I found the windows at Saks strangely similar to the red trees Melania put up at the White House…

IMG_3569

Famished from all the selfies, we stopped into a new-ish spot in Midtown called Handies by Bou. It’s a six-seat handroll counter in the lobby of a small boutique hotel, The Sanctuary. The fish was fresh and simple and not expensive. It’s a great place if you need a little pick me up near Rockefeller Center.

Laden with bags, we returned to downtown to drop our bags. However, we first had to stop and see the chocolate waterfalls at Venchi the new gelato spot in Flatiron. And then, of course, we had to have some – silly Katherine chose a thimble full of coffee with her chocolate, but my cone was insane; Hazelnut gelato that had a thick layer of fudge on top. Worth every calorie.

After dropping off our bags, we ran over for a quick stretch at my favorite spot Stretch’d before going to celebrate Chanukah at Airs Champagne Parlor. Is there anything better than champagne, potato latkes, and caviar? NO. I love Air’s because we have a lot in common. We both like good champagne, and we agree that you don’t have to spend a fortune to drink it. Last year Tom and I spent New Year’s chambonging with the gang at Air’s, and I am happy to say we will return this year. Can’t wait!

IMG_3583

Have fun. Be bold.

 

 

My Obsession With Holiday Gift Guides

Screen Shot 2018-11-25 at 9.02.13 AM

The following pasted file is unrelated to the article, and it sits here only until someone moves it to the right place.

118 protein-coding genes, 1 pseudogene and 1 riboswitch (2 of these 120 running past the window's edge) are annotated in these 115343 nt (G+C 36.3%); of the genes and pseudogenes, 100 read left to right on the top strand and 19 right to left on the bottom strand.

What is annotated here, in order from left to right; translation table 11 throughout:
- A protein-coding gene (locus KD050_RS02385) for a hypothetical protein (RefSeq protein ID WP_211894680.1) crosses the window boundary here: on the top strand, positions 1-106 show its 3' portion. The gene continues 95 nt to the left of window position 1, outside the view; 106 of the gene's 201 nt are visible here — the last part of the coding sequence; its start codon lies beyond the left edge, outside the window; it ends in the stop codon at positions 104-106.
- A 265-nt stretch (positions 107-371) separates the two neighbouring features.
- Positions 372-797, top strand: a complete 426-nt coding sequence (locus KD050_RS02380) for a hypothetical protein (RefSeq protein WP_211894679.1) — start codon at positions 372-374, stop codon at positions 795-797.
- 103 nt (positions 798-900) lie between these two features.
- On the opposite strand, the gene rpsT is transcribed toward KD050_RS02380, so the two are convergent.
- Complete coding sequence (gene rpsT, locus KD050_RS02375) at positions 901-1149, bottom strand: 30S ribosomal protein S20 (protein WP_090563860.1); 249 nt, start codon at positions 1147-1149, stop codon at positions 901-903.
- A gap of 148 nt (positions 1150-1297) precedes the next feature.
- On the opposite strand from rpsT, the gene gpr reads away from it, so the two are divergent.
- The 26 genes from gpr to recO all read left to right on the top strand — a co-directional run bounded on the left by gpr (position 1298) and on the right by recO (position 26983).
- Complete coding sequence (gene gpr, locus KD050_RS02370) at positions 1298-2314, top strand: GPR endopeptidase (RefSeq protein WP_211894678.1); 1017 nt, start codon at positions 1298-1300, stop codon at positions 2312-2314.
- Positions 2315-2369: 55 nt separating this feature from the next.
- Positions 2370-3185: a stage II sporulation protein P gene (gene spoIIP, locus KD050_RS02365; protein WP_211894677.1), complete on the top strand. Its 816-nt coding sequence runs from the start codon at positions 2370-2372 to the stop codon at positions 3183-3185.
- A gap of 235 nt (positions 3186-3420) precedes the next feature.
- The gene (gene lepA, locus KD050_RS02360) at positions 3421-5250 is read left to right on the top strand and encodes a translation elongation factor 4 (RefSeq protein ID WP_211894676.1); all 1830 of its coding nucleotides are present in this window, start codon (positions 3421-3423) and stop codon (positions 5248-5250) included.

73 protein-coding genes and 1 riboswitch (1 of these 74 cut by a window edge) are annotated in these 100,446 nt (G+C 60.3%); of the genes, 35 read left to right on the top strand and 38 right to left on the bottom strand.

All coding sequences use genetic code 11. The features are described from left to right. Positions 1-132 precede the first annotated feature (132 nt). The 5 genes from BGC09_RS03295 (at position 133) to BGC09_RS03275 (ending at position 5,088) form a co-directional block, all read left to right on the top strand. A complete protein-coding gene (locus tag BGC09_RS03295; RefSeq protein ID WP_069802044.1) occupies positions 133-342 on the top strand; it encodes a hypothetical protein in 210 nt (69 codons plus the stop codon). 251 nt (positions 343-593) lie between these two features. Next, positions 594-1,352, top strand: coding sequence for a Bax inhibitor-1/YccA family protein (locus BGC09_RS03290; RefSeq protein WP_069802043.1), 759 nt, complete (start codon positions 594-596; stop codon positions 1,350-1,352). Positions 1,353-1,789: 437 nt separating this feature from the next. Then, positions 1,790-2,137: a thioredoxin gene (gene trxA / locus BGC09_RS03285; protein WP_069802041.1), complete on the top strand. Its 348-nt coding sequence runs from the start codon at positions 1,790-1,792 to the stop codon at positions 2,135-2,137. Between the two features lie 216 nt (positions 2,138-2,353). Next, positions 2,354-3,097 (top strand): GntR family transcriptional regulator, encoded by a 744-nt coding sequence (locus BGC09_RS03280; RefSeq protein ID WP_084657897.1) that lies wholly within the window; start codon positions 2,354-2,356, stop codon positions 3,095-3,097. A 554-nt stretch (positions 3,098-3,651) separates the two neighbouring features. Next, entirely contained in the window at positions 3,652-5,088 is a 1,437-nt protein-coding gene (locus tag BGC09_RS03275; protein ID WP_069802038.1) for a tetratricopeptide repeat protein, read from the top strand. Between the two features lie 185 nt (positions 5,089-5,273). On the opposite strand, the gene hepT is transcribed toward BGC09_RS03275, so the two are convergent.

I think people either love or hate giving gifts. And it’s not about spending money, I think it’s more about the obligation of taking the time to really think about what someone might want (or need) that makes the task a burden. I’m the type of person who starts the holiday season with at least five gifts already purchased months ago when I found the ideal gift for so and so, which makes me the perfect person for the myriad holiday gift guides that are published starting in October. This year, the specificity amazed me. There was the gift guide for three-year-old girls, athletes, lovers of Disney, good food in Pittsburgh, geeks, getting organized (I think this says a little too much about the receiver), moms of babies, Apple users, for the friend who wants to start a podcast… these lists are like manna from heaven for the lover of gifting. The special people on my list are getting some very creative and off the grid gifts this year (more on that after the 25th). Whether you are a lover of gifting or an anti-gifter, I wish you all a very happy shopping experience this holiday season. And when in doubt, there is always The Worst Gifts to Give.